Due to Shout! Studios announcing a remake of ‘Slumber Party Massacre’ will be releasing this year, we at Horrorfacts thought we would take a look at the original 1982 film.
When ‘Slumber Party Massacre’ was first conceived, writer Rita Mae Brown intended it to be a parody of the slasher genre, titling it, ‘Sleepless Nights.’
Brown, who was known for being a feminist writer/activist, had intended for the film to break away from the stereotypical helpless female characters that had become the standard in the horror genre. Up to this point, women in horror were typically portrayed as oversexed bombshells, dumb blondes, or shy virgins.
In ‘Slumber Party Massacre,’ you get the sense that the female characters were intended to be more self sufficient and capable of making more educated decisions than your typical slasher heroine. In fact, the characters only seem to be at risk when they abandon this new found logic and put themselves in stereotypical slasher situations, especially when they allow themselves to be persuaded by the opposite sex.
What Brown’s original script looked like has unfortunately been lost to time. After Roger Corman got a hold of the film, it went from being a parody to just another 80’s slasher film, though it managed to retain some comedic elements, which was not conventional for slasher movies at the time.
Corman, who is known for incorporating nudity and violence into his films as a means of making them more profitable, had director Amy Holden Jones alter the film to include these elements into the finished product.
The film’s plot focuses on Trish, who decides to have a sleepover with her fellow basketball teammates while her parents are out of town and escaped murderer Russ Thorn is on the loose.
The new girl, Valerie, is invited but turns them down after she overhears some of the girls on the team talking about her behind her back. Instead, Valerie spends the night taking care of her younger sister, Courtney. Valerie also just so happens to live in the house across the street from Trish.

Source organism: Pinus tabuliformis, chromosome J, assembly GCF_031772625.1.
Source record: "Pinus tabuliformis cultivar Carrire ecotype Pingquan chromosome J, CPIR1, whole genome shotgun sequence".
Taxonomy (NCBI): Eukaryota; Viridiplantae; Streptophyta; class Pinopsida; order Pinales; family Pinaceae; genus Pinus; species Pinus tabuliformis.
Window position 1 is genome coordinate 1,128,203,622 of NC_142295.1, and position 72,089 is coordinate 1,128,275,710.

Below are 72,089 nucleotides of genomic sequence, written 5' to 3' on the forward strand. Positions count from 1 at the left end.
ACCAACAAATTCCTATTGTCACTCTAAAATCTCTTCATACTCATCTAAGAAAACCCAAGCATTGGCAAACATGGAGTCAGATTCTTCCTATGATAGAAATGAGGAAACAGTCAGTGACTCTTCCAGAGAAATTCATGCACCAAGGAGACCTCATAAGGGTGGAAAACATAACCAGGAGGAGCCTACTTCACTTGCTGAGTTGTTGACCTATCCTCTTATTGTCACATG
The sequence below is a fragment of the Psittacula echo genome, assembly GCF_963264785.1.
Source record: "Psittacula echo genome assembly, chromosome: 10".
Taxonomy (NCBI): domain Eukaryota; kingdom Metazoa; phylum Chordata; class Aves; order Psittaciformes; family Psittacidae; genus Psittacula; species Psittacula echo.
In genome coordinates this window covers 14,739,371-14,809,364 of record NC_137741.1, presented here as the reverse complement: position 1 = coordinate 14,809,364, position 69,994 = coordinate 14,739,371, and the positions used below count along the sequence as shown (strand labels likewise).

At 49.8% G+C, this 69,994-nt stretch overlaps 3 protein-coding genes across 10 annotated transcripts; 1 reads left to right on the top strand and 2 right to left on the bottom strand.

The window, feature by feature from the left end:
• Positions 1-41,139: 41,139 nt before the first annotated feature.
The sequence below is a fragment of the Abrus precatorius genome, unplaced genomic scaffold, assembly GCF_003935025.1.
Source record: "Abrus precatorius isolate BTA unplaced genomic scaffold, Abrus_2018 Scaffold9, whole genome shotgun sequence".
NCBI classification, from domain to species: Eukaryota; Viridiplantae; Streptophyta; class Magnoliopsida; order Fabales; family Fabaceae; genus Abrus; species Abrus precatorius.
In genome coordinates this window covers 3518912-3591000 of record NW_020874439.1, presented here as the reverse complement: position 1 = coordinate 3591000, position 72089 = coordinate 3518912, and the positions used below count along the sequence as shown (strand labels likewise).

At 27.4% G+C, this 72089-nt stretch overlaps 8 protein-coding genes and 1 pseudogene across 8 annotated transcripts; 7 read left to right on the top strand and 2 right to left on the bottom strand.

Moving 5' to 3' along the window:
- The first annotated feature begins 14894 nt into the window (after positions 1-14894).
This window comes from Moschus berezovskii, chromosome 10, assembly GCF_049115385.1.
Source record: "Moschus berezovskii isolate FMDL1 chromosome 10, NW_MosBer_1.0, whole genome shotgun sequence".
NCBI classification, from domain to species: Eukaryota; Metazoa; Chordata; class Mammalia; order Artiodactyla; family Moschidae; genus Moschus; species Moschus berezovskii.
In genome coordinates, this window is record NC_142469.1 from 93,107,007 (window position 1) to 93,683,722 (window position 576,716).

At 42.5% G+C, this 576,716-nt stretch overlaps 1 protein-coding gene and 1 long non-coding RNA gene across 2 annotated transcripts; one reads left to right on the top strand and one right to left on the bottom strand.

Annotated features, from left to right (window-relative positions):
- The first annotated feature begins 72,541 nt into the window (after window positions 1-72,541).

Over the course of the night, Trish, Kim, Jackie, and Debra, along with two of their male classmates who crash the slumber party – Neil and Jeff – and Debra’s boyfriend John are all stalked and killed by the drill-wielding Russ Thorn.
Valerie and her sister observe the house from their home before eventually deciding to go over to investigate.
The movie ends in a stereotypical showdown with the killer.
Thanks to Brown’s writing, the female protagonists in the movie actually make good decisions, including not going outside at times to investigate strange noises, traveling in groups when they must go outside, and displaying that they have the ability to defend themselves. But, because of Corman’s influence, the same girls also get naked on screen for no reason, including a long group shower scene that had little to do with furthering the plot, and a changing scene in the middle of the living room. They also spend the majority of the movie in skimpy outfits.
The movie’s killer, Russ Thorn, is not your stereotypical slasher villain either. He appears very early into the film and has a considerably large amount of screen time, as opposed to other slasher films where the killer is only seen for brief periods of time. He also doesn’t wear a mask and isn’t physically disfigured in any way. He looks like some normal guy with an affection for denim.
Thorn’s instrument of death is mostly a power drill with a large drill bit that he uses to impale his victims. The size of the drill bit and the fact that he often walks around with the drill between his legs largely implies that it is meant to symbolize his manhood. This is really emphasized when we have a between the legs shot of the killer and the drill is hanging between his legs while Debra is laying defenseless on the ground in front of him. A similar image is also used for the movie’s poster.
The movie itself has a run time of only 77 minutes. It has the most forgettable killer and has female protagonists that at times make smart decisions, while at other times they make idiotic decisions, including playing the piano when they hear someone in the house.
On a scale of one to five, I give ‘Slumber Party Massacre’ a three out of five stars.
If you’re a fan of campy 80’s slasher films, this will check every box. It has a high body count, it has some half decent kills, and it features a couple comedic moments. If cheesy 80’s horror is not your thing then I recommend you pass on this one.
I have come here to chew bubblegum and write horror, and I’m all out of bubblegum.